Image Source: Fallen Scoop.
The Guardian is reporting on a mysterious, 17-year old boy who has been living rough in the German woods with his father, whom he buried in a shallow grave in the forest two weeks ago. The boy told authorities that his father had taken him into the woods when his mother died five years ago. He claims he can't remember anything of his life before that. He doesn't know who he is, or where he comes from. (Hat tip: Ghost Theory.)
More on this bizarre case:
This may be an extreme case of Millennial alienation on the part of the teen's father, a desire to fall off the radar, to 'opt out' and withdraw from everyone and everything. Authorities are comparing the case to 'feral child' myths, which have a long history.He walked out of a German forest, speaking English and knowing only his first name. Police in Berlin are trying to unravel the mystery of a teenager who says he has no idea who he is or where he comes from.
The boy presented himself to the Berlin authorities last week saying all he knew was that his first name was Ray, he was probably 17 years old and he and his father had roamed through the woods for about five years.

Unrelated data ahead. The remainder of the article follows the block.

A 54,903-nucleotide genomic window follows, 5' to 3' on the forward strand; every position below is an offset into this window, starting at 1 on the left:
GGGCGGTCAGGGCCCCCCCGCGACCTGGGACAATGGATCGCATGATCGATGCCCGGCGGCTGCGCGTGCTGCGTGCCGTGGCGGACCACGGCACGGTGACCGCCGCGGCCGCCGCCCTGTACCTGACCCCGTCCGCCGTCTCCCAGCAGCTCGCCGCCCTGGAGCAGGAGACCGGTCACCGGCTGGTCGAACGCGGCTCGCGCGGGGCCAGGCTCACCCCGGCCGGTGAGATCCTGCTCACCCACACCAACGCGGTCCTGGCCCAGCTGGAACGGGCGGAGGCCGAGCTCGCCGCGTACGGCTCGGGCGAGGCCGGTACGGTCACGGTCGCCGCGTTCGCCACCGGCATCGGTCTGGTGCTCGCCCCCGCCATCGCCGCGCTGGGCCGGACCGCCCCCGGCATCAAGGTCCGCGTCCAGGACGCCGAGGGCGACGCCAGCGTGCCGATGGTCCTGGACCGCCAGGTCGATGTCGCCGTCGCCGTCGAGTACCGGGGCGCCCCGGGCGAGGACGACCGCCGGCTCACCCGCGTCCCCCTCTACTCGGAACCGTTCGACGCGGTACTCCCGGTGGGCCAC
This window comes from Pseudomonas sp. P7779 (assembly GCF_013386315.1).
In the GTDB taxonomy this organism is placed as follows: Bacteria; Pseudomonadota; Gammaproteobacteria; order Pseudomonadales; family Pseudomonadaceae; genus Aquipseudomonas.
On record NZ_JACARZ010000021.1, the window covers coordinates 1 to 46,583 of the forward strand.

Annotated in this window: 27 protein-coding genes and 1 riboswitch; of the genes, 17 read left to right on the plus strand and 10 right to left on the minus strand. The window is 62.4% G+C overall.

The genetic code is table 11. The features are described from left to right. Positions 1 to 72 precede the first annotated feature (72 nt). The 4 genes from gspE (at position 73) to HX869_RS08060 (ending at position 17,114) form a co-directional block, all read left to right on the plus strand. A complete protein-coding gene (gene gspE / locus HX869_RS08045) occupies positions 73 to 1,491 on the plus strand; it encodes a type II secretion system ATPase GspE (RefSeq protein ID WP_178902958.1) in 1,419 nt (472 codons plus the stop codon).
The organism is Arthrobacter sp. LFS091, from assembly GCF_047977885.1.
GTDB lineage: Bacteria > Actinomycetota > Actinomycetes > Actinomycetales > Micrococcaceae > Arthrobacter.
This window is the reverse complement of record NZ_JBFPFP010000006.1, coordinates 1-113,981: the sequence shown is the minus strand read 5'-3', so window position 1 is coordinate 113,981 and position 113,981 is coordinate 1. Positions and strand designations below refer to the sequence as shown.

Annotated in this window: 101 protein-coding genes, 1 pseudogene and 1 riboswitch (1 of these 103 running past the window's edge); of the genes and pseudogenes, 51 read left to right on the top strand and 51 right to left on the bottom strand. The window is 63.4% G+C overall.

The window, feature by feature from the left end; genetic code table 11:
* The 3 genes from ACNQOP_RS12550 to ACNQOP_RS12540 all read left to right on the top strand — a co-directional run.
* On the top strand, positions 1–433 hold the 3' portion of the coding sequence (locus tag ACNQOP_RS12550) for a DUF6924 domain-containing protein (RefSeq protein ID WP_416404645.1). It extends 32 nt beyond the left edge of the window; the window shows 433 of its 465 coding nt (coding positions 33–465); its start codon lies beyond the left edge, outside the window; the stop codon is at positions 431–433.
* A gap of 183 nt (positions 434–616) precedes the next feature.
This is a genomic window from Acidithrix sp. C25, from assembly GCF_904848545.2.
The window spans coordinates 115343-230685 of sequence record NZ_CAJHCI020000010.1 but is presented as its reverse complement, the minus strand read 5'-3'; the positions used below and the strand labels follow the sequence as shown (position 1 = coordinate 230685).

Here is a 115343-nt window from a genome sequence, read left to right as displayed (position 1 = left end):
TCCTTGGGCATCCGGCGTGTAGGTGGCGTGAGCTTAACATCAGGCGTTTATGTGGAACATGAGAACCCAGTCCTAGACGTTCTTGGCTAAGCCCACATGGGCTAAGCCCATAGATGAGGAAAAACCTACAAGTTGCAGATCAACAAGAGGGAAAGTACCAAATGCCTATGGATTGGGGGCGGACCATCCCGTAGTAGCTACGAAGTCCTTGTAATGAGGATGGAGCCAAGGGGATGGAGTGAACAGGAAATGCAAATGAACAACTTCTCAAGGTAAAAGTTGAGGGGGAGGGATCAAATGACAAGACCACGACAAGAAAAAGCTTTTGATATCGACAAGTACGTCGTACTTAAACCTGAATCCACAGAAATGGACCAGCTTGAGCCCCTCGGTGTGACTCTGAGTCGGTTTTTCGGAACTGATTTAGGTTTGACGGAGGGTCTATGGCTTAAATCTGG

"He speaks fluent English and very broken German," the Berlin police spokesman Michael Maaß told the Guardian. The police have not yet determined if his accent is American, British or that of some other English-speaking nationality.
He told youth workers that his father, whom he called Ryan, had died two weeks ago and he had buried him in a shallow grave covered with stones. The boy then walked north, following instructions his father had given him should anything happen to him.
The pair's odyssey started after his mother, who he said was named Doreen, died. He says that he and his father never set up home but kept moving, staying in tents and huts in the woods.
It is not clear what they ate or how they survived the often harsh German winters. "He doesn't show any signs of abuse and he is in good shape physically and psychologically," Maaß said.
The boy says he cannot remember anything about where he lived before the five-year journey began. "We have nothing more to go on than what he told us. We don't have any other clues as to his identity," Maaß said.